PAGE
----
Right Now: Emily Frances Barret

Having recently completed a two-year residency at Sarabande at the Lee Alexander McQueen Foundation—a post that included a “massively subsidized studio space” just behind a wharf off the canal in East London—jewelry artist Emily Frances Barrett recently moved into a new space of her own in an old factory building close to Hatton Garden, which is London’s Jewelry District. We talked to Emily about the one-of-a-kind pieces she made this past spring (now live on our site) as well as her new space, her art and studio practice, and the ongoing process of remaining flexible and adaptable within all the world’s unrest. 

“Of course it’s a very surreal and terrible time for so many people, so I feel very lucky in many ways as financial insecurity, existential crises, and general disillusion with the world and are nothing new for most of the creatives I know. It’s a new landscape for sure, a time for adaptation, innovation, new ideas, new approaches, and lateral thinking—but isn’t that what creatives are best at?”

“My daily approach is always No.1: Try and stay somewhat sane! I tend to think if my body is working well then my brain will follow. I try and do some form of exercise most mornings; I love outdoor swimming, running, cycling or a good session in the gym. I’m never short on ideas but in terms of moving forwards, I try to ‘think less and do more’. Overthinking can be a creative killer for me and in the end my gut instincts always knows best.”

“For me, I need my studio to be a place where I can forget about the world outside and focus on purely what’s in front of me. I want to feel like I’m in a really cozy safe cocoon. I tend to either listen to music or a podcast, depending on what I’m doing; I need silence for when I’m reading and writing. Because I work alone I can create whatever environment I need, which is great, though being on your own can also lead to cabin fever. Working solo requires balance like most things, but it’s still one I’ve yet to attain.”

“Everyday is different because I’m always working on a variety of things so I usually work on things in order of priority. I tend to focus better later on in the day, so if I have things I really need to concentrate on I leave them till later. When it comes to orders it’s a fairly obvious process, though when I’m working on new ideas or experimenting I need lots time in order for things to take their own direction. In that case I won’t start things unless I know I can get deep into it for several hours or preferably the rest of the day and night. I love working late but I also love early mornings, so I change it up depending on the weather. I can jump out of bed if it's sunny but I hate getting up in the dark!”

“I’ve just built a mezzanine and have been busy tarting the place up. I want to make it an inspiring environment where I can lose myself in my work. As Autumn is in full swing so the cold, grey, shitty English Winter is just around the corner, which means it’s the perfect time to put my head down and work through it. We are just entering a second lock down in London too, so all the more reason to make the one place I’ll spend most my time, the nicest it can be.”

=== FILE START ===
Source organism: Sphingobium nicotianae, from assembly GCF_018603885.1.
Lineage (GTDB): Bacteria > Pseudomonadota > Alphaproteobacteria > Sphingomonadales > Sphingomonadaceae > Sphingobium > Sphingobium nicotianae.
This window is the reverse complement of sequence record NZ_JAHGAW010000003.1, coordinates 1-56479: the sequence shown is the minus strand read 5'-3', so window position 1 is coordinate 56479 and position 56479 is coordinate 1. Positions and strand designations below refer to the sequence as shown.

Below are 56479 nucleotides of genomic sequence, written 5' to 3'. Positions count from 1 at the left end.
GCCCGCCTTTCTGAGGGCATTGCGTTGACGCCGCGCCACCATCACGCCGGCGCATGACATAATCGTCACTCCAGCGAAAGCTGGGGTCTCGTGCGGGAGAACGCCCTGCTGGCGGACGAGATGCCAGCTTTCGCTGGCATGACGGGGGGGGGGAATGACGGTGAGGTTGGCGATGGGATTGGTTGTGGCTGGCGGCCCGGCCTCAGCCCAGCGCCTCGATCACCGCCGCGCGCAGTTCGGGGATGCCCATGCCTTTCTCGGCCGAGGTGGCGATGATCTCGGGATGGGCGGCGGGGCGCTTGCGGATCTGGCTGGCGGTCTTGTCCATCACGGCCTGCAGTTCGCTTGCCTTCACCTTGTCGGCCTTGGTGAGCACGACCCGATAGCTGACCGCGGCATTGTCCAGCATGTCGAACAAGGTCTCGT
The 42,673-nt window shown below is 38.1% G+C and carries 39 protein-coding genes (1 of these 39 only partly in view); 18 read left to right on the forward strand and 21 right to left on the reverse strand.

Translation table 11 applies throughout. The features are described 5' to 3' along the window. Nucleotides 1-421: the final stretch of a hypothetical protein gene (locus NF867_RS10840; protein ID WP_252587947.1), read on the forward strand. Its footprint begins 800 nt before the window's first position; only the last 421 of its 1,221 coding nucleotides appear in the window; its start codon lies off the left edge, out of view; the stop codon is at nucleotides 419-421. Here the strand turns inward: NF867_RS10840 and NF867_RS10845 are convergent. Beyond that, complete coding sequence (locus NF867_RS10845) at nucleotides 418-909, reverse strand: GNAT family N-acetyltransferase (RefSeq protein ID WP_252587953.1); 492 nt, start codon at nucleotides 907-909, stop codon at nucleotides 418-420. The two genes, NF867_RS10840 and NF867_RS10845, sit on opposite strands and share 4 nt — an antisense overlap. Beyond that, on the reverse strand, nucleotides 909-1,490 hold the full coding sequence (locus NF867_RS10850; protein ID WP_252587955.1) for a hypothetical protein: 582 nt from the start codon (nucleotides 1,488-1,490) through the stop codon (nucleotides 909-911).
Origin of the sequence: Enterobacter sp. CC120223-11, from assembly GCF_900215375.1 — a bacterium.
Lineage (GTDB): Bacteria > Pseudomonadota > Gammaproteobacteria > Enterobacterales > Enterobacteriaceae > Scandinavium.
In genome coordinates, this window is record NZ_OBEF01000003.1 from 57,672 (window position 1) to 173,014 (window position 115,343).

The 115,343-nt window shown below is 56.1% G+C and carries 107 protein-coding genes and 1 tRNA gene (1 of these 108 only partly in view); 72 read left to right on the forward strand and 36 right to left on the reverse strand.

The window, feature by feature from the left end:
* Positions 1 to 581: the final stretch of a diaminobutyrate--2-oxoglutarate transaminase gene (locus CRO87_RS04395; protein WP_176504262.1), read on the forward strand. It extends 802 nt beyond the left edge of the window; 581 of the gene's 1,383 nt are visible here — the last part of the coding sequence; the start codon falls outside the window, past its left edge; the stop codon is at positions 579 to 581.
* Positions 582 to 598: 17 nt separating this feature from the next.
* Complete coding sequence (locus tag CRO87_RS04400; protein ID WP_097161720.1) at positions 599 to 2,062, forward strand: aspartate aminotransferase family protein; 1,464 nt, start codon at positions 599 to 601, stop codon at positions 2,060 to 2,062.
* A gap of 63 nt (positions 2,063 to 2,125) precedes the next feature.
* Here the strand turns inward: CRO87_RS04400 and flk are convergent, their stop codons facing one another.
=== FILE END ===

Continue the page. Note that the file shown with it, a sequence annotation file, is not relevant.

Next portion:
“Being an Artist first and foremost, I’m happy to be outside of ‘Fashion’ and only occasionally dip my toe in it. I’ve seen how the seasonal fashion cycle puts a lot of pressure on young designers, so it’s not something I really want to be a part of. Jewellery is less seasonal so it makes sense to be independent of industry calendars if you can. I’ve never worked in collections as such; my first ‘collection’ really came about organically rather than being made within a structured process. Having worked like that in the past I can definitely see there’s benefits to working in collections such as creating a range that has a common thread throughout and be able to plan a more balanced range to suit different occasions—everyday as well as more out there/statement pieces. I can also see how it would save time and money, as planning pieces means less waste in general, so it’s something I’m excited to try out and see if it works for me.”

“The chain rings that Pylon has now come from a series which incorporate found, Mudlarked objects, with semi precious stones and silver. Mudlarking involves scouring the foreshores of London’s River Thames for objects that get washed up as the tides come in and out. As people have been throwing things in the river for thousands of years some really amazing stuff surfaces. The rings I made for Pylon include a lot of pottery fragments, which I love as they give you a little window into the past but never the full story. You wonder what was it originally a part of? A plate? A tea cup? Whose was it? How did it end up in the river? Who was the last person to touch it before me?”

“These pieces are really fun to make as everyone is different. I usually start picking out a piece I’ve found that feels special for some reason, then I’ll see what other elements work with it and go from there. I don’t sketch the designs out as I prefer to respond to the materials in a more intuitive way, it’s quite an organic process. Sending pieces off to live another life is always nice, once a piece is made I’m happy to see it leave the studio and make space for new pieces.”